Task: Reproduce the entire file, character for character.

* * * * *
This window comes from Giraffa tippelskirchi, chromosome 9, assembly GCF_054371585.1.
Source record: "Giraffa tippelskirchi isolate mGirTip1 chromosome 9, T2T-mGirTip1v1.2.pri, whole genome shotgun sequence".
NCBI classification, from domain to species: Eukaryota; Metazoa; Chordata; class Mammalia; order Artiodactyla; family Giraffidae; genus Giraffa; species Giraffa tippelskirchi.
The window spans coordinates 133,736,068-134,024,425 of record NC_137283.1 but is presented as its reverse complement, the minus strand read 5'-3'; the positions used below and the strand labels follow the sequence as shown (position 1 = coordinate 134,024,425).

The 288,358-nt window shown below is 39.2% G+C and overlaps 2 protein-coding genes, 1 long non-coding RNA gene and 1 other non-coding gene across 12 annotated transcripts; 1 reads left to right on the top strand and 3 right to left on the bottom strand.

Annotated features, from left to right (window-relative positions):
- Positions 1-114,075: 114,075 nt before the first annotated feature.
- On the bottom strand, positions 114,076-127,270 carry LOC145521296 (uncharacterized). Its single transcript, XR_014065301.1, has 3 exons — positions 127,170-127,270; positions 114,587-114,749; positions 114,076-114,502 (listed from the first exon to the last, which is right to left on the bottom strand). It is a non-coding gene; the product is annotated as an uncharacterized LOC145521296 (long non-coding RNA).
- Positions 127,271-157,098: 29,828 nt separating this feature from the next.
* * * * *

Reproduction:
This window comes from Giraffa tippelskirchi, chromosome 9, assembly GCF_054371585.1.
Source record: "Giraffa tippelskirchi isolate mGirTip1 chromosome 9, T2T-mGirTip1v1.2.pri, whole genome shotgun sequence".
NCBI classification, from domain to species: Eukaryota; Metazoa; Chordata; class Mammalia; order Artiodactyla; family Giraffidae; genus Giraffa; species Giraffa tippelskirchi.
The window spans coordinates 133,736,068-134,024,425 of record NC_137283.1 but is presented as its reverse complement, the minus strand read 5'-3'; the positions used below and the strand labels follow the sequence as shown (position 1 = coordinate 134,024,425).

The 288,358-nt window shown below is 39.2% G+C and overlaps 2 protein-coding genes, 1 long non-coding RNA gene and 1 other non-coding gene across 12 annotated transcripts; 1 reads left to right on the top strand and 3 right to left on the bottom strand.

Annotated features, from left to right (window-relative positions):
- Positions 1-114,075: 114,075 nt before the first annotated feature.
- On the bottom strand, positions 114,076-127,270 carry LOC145521296 (uncharacterized). Its single transcript, XR_014065301.1, has 3 exons — positions 127,170-127,270; positions 114,587-114,749; positions 114,076-114,502 (listed from the first exon to the last, which is right to left on the bottom strand). It is a non-coding gene; the product is annotated as an uncharacterized LOC145521296 (long non-coding RNA).
- Positions 127,271-157,098: 29,828 nt separating this feature from the next.